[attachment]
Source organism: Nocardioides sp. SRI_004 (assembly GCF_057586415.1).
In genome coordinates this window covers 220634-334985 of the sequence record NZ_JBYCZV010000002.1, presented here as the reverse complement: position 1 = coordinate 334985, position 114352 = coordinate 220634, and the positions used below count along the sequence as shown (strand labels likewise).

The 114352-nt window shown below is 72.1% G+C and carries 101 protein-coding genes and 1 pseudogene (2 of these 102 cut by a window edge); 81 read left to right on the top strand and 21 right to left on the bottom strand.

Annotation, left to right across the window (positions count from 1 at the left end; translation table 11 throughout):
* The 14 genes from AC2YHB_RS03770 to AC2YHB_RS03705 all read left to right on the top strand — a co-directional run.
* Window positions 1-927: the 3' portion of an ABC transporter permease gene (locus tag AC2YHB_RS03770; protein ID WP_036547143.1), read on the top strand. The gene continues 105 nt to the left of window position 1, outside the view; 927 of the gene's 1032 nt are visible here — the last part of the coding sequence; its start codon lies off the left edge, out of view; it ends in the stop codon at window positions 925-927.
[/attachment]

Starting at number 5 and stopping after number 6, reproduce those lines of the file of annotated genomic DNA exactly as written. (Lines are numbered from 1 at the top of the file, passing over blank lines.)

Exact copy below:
* The 14 genes from AC2YHB_RS03770 to AC2YHB_RS03705 all read left to right on the top strand — a co-directional run.
* Window positions 1-927: the 3' portion of an ABC transporter permease gene (locus tag AC2YHB_RS03770; protein ID WP_036547143.1), read on the top strand. The gene continues 105 nt to the left of window position 1, outside the view; 927 of the gene's 1032 nt are visible here — the last part of the coding sequence; its start codon lies off the left edge, out of view; it ends in the stop codon at window positions 925-927.